Cash Flow Hedging Strategies Simplified by the New Hedge Accounting Rules

Long term interest rates falling again along with the inverted yield curve present an opportunity for financial institutions to hedge floating rate liabilities on their balance sheet. Hedging against rising rates on floating rate debt has become a simpler strategy to pursue under the simplified hedge accounting rules. Under the new rules, qualifying cash flow relationships with some basis difference no longer produce income statement volatility and allows financial institutions to focus on the economics of a hedging strategy. While a hedge may not provide a perfect offset to the hedged exposure, whether that be customer deposits or wholesale borrowings, the hedge no longer needs to be perfect to achieve full cash flow hedge accounting treatment and avoid an impact to earnings. Under the new hedge accounting rules of ASU 2017-12, hedge ineffectiveness of less than 20% can be disregarded when recording the results of the hedge in the income statement. If the hedge relationship qualifies, the change in fair value of the hedge is recorded in other comprehensive income and then reclassified to earnings as the exposure accrues. Below we review cash flow hedging strategies illustrating these opportunities with a particular focus on hedging a bank’s MMDAs — even when rates on such accounts are not being directly set using a particular index. We also consider the accounting for a strategy to hedge rolling FHLB advances — which allows a financial institution to lower their effective interest cost relative to term funding alternatives.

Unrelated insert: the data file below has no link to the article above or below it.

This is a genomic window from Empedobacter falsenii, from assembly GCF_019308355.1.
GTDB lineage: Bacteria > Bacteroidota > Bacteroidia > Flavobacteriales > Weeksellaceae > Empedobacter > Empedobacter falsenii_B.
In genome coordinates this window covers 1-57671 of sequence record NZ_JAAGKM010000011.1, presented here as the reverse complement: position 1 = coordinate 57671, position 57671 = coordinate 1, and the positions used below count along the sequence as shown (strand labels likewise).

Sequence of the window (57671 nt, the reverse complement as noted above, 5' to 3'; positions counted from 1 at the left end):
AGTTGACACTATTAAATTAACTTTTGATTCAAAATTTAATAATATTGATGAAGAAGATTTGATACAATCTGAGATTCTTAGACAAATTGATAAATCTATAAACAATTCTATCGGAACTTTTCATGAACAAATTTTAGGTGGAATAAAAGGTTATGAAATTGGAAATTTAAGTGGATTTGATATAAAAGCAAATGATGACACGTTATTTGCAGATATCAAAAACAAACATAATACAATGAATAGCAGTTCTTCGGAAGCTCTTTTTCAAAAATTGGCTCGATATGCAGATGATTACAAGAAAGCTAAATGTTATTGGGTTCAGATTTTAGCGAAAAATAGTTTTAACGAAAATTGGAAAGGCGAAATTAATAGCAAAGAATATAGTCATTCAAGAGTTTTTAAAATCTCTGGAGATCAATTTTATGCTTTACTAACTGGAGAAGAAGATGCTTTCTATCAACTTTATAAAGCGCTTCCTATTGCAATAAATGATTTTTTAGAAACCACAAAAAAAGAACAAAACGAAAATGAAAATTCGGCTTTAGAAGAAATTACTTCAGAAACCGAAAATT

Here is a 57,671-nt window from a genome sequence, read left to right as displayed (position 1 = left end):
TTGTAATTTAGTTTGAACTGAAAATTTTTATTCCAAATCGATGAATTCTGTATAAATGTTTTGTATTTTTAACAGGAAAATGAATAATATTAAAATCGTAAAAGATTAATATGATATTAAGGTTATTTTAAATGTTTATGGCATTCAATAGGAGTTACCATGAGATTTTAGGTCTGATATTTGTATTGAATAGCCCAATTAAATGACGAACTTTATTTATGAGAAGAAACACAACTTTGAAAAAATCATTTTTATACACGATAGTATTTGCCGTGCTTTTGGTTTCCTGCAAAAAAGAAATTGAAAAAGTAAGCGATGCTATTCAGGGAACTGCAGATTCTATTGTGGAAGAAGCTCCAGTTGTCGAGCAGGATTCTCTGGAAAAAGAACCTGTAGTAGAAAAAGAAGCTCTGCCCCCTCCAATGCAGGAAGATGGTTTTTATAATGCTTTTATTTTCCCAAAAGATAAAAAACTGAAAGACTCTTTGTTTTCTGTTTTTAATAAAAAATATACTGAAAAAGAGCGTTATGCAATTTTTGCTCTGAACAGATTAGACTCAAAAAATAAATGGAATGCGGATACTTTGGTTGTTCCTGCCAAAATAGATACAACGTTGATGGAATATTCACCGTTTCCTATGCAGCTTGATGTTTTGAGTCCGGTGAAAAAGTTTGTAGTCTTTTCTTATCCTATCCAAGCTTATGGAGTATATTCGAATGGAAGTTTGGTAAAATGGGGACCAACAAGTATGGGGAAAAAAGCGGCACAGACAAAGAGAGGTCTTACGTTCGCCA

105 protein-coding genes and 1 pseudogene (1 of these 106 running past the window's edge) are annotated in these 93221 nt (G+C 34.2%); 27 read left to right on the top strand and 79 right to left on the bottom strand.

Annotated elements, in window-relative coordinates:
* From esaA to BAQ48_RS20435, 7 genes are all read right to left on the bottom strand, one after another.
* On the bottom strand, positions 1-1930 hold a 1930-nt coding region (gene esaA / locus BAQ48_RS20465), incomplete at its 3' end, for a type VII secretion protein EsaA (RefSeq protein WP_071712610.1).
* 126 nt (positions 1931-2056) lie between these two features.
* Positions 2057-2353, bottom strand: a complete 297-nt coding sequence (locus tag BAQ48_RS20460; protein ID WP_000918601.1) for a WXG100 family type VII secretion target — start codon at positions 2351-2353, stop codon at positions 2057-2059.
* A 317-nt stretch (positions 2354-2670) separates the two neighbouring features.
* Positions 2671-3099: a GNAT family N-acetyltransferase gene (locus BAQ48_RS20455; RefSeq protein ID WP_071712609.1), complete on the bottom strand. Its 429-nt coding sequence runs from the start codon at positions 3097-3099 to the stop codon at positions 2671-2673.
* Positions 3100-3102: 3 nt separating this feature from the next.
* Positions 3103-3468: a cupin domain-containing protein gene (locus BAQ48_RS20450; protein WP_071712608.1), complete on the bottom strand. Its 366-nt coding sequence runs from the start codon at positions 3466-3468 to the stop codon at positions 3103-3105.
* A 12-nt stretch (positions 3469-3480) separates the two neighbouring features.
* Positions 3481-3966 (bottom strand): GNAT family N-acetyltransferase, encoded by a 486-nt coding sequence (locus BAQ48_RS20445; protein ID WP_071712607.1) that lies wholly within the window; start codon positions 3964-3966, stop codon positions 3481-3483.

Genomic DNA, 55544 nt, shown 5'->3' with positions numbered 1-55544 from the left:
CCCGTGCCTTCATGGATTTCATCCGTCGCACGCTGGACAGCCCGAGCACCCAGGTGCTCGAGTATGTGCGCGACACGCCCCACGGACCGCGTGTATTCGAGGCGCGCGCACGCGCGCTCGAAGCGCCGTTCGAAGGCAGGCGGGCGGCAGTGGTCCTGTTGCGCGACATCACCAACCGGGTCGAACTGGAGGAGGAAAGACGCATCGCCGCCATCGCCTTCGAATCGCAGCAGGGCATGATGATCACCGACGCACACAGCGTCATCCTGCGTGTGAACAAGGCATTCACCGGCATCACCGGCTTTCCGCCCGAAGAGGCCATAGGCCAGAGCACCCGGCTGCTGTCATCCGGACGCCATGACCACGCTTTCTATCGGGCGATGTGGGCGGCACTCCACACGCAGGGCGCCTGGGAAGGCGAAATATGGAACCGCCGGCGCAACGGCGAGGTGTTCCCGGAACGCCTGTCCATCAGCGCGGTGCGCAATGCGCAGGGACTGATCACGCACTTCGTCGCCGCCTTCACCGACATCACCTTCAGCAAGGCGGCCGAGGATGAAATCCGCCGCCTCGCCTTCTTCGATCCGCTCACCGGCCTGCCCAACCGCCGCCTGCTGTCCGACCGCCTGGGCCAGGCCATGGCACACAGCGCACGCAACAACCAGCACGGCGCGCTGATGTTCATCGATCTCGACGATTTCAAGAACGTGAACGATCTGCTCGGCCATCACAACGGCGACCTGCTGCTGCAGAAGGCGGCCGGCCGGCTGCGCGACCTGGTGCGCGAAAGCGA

View Document